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Indus River Valley
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Indus River Valley

April 1, 2007
This Envisat image shows the various types of terrain and vegetation cover of the Indus River Valley in the Sindh Province of Pakistan.

The Indus River, which originates in Tibet, is shown winding south from the top of the image through the plentiful green vegetation, which lies in stark contrast to the rugged limestone hills of the Kirthar Range to the west and the Thar Desert to the east.

Thar Desert, located partly in Pakistan and partly in India, is the world's seventh largest desert. During the January to June dry season, wind-driven sandstorms rising in the Thar are a common occurrence.

The Indus River empties into the Arabian Sea near the city of Karachi (not visible but located to the southwest). Stretching 2900 kilometers, the Indus is one of the longest rivers in the world. Its annual flow (207 000 000 000 cubic meters) is twice that of the Nile River.

In the 1920s, archaeologists excavated the Indus Valley cities of Harappa and Mohenjo-Daro and discovered an ancient civilization, referred to as the Indus Valley Civilization, had developed along the Indus River.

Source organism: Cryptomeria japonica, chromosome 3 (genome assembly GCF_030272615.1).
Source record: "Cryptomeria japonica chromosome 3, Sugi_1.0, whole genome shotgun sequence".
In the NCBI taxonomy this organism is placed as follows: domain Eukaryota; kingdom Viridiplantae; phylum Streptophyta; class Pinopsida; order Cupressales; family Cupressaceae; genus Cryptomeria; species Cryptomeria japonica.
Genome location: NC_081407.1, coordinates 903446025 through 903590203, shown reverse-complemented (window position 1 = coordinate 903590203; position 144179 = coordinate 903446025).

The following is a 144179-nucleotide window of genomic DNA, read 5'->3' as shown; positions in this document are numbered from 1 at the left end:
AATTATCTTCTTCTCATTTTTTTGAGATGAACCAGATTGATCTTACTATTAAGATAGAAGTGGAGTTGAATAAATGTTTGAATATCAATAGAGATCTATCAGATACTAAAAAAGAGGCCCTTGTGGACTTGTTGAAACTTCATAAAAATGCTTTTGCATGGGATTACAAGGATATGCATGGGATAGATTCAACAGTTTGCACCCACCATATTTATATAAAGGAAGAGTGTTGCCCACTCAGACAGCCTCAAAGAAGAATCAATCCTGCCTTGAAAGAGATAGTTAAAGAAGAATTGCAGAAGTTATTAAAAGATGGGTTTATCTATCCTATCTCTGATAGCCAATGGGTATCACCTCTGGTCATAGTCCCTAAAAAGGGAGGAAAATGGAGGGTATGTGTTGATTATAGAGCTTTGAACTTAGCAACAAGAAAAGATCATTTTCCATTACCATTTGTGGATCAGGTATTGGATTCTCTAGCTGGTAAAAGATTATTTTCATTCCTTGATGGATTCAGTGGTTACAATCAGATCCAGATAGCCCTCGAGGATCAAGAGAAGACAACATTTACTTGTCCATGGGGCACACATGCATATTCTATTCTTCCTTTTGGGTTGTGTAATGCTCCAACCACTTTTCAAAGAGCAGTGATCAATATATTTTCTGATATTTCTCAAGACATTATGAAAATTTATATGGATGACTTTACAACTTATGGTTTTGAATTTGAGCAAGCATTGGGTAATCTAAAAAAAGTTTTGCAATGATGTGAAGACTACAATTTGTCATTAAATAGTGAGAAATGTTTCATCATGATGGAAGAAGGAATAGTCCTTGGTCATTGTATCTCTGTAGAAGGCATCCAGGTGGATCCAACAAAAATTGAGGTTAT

These ancient cities, which had drains, sewers and latrines, were carefully planned and laid out on the shores of the Indus. Archaeologists were able to determine that the river had flooded and destroyed the cities several times and each time they were rebuilt in exactly the same way.

This image was acquired by Envisat's Medium Resolution Imaging Spectrometer (MERIS) instrument on 26 February 2007, working in Full Resolution mode to provide a spatial resolution of 300 meters.

(published as Image of the Week 30th March 2007)

Technical Information:
  • Satellite: Envisat
  • Instrument: MERIS
  • Acquisition: 26-Feb-2007
  • Orbit nr: 26097
  • Center coordinates: lat. 26.93, lon. 68.46